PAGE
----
Have you ever had a chance to use some audio frameworks in your mobile application project in purpose of signal processing, audio streaming or spectrum analyzing? I have to say that I haven’t… but I’m quite interested in music. This is the reason why I wanted to explore audio functionality on iOS devices and make first step with digital audio. During exploring the internet I found some interesting library: AudioKit, it seemed to me quite powerful and advanced, that’s why I wanted to take a look on it.

Have you ever had a chance to use audio frameworks in your mobile application project for the purpose of signal processing, audio streaming or spectrum analysis? I have to say that I haven’t… but I’m quite interested in music. This is the reason why I wanted to explore audio functionality on iOS devices and make first step with digital audio. During my exploration of the Internet I have found an interesting library: AudioKit. It seemed quite powerful and advanced, that’s why I wanted to take a look on it.

What is AudioKit and how to start learning?

AudioKit is an audio synthesis, processing, and analysis platform for OS X, iOS, and tvOS that offers:

  • create sounds with many synthesizers, physical models, and sample playback operations, and then process those sounds with effects, filters, delays, reverbs, and more

  • 100+ Playgrounds serve as the new interactive tutorials

  • built-in functionality for plotting waveforms, amplitudes and spectra

  • and what is the most important: you can create everything using Swift!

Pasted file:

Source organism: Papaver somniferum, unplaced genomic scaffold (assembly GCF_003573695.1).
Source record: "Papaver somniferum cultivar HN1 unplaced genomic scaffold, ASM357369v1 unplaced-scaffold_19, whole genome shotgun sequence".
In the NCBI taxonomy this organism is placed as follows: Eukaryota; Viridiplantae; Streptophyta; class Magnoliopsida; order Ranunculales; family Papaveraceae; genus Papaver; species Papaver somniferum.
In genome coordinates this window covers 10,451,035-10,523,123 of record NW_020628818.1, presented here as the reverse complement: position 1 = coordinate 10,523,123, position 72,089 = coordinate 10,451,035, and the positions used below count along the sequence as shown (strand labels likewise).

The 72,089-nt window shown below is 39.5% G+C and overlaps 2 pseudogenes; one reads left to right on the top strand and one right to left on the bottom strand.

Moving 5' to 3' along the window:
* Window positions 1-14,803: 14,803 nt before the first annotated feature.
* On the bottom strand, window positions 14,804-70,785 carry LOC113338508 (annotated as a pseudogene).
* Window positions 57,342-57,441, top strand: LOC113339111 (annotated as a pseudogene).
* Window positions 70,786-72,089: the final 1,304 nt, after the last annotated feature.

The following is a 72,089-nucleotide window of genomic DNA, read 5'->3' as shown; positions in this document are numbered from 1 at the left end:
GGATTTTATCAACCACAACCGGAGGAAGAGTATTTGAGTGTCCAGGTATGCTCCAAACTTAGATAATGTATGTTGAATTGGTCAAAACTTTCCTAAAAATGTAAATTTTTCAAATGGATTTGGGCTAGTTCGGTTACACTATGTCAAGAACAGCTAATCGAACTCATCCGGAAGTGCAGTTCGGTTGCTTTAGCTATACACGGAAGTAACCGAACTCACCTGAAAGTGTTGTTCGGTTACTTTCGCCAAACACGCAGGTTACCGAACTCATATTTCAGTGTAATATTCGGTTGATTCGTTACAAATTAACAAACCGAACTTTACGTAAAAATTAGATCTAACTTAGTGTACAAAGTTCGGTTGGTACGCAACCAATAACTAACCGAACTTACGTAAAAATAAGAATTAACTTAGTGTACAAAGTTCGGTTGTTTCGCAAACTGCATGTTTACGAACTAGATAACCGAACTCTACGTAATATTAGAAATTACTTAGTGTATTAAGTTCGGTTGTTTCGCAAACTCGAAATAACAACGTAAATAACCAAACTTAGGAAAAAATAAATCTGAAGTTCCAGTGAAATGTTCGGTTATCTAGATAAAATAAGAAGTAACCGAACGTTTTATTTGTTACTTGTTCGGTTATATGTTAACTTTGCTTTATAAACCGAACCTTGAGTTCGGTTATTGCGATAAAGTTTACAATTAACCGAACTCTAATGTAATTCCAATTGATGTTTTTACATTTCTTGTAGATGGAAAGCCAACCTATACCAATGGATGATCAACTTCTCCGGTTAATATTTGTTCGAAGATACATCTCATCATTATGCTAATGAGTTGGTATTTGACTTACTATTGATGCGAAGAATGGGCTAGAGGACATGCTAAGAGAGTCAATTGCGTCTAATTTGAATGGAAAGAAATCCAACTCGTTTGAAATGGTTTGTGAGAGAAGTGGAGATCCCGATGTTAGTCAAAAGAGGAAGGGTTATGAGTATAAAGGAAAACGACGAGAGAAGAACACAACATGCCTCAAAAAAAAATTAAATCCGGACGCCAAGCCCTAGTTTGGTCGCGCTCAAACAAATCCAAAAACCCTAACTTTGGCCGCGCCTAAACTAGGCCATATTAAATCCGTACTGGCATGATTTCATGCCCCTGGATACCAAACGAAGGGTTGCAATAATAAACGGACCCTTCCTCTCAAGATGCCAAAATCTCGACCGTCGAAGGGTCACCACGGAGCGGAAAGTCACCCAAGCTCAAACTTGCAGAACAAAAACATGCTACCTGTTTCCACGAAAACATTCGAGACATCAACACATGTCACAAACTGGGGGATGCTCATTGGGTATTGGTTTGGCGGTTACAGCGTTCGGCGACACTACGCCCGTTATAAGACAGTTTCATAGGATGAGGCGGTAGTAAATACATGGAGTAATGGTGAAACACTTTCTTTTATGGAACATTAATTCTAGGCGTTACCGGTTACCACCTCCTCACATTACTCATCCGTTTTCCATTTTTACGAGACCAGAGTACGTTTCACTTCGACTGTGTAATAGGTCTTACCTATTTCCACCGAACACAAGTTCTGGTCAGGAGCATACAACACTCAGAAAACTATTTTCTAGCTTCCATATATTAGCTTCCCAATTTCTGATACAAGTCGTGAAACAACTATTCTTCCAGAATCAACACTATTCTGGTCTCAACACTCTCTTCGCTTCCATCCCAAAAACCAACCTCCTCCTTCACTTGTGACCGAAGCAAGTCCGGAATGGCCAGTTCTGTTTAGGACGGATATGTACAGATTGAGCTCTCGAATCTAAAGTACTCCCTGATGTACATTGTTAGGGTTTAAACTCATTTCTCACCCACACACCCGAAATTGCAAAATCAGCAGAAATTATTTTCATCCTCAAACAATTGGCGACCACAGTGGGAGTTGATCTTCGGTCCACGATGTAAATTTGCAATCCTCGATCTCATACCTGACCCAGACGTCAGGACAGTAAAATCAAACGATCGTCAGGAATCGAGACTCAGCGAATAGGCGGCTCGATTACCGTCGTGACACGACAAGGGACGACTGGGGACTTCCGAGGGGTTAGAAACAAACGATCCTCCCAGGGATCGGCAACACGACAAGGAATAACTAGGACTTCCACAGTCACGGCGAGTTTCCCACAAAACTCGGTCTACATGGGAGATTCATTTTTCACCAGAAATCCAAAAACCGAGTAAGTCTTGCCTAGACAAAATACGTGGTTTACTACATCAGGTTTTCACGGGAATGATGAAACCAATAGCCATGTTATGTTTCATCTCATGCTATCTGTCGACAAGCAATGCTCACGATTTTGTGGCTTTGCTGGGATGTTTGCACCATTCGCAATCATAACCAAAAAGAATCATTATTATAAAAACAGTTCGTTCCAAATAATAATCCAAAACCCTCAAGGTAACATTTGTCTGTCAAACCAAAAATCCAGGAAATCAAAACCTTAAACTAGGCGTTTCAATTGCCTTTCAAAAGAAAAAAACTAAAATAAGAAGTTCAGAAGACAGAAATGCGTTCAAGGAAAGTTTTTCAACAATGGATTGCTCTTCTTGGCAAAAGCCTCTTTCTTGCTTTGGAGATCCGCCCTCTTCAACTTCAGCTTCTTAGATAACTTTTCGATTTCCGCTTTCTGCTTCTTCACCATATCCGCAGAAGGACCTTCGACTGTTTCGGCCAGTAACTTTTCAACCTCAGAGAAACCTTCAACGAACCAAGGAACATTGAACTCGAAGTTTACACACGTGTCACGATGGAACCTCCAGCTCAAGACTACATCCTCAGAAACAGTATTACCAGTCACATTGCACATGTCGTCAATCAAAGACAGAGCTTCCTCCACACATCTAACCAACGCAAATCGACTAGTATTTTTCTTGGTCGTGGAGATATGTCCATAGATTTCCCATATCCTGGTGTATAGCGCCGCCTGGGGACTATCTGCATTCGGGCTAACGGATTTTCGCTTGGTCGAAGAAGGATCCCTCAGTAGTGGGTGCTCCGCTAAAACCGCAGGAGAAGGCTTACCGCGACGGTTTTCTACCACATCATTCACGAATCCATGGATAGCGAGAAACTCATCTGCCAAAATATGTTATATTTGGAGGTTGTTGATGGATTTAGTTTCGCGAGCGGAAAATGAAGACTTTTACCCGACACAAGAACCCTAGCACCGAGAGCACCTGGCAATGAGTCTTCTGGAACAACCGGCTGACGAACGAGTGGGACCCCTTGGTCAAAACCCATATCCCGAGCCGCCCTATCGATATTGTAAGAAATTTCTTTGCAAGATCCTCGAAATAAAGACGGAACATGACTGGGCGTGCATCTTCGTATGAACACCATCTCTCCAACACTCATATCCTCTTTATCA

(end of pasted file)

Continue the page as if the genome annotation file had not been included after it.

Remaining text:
How to start learning? My suggestion is to just download playgrounds from here and explore examples:

In this post I would like to present, with help of AudioKit, much easier stuff, for music beginners like me:)

My story

Two and a half years ago I started playing the violin from scratch. For me there was a lot of new things related to music such as:

  • Metronome
  • Tuner
  • Notes
  • Tempo
  • Scale
  • Octave
  • and much more…

Now I can say that more or less I know these terms. But what I would like to do in the near future is to learn more about audio processing in digital perspective. It would be great if I could connect my two passions - programming and music!:)

Today, by making first step in connecting these two, let’s start with some basic terms in sound synthesis area.


Sound synthesis is the electronic production of sounds—starting from their basic properties, such as sine tones and other simple waves. In a synthesizer, the task of pitch generation falls to a component known as an oscillator. Going further… the pitch is a musical sound that has a steady and measurable frequency.

AudioKit creates Oscillator using few lines:

var oscillator = AKOscillator()
oscillator.amplitude = 0.1
oscillator.frequency = 440.0
AudioKit.output = oscillator


FFT (Fast Fourier Transform)

Digital Music couldn’t exist without the Fourier Transform. What this transformation does is just converting our signal from the time domain to the frequency domain:

Source: toptal.com

How AudioKit deals with it?

var oscillator = AKOscillator()
oscillator.amplitude = 0.2
oscillator.frequency = 440
var mixer = AKMixer(oscillator)

AudioKit.output = mixer

let plot = AKNodeFFTPlot(mixer, frame: CGRect(x: 0, y: 0, width: 500, height: 500))
plot.shouldFill = true
plot.shouldMirror = false
plot.shouldCenterYAxis = false
plot.color = UIColor.purpleColor()

And the result plot is:

By the way: Have you ever thought how Shazam app works? …Yes, FFT is the answer! if you want to know more I recommend visiting this site.


Notes represent the relative duration and pitch of a sound (♪, ♫):

Source: musicnotes

Do you want to know more? Visit this page.


An octave is an interval between one musical pitch and another that doubles its frequency. Thus the international standard pitch A vibrates at 440 Hz, the octave above this A vibrates at 880 Hz, while the octave below it vibrates at 220 Hz.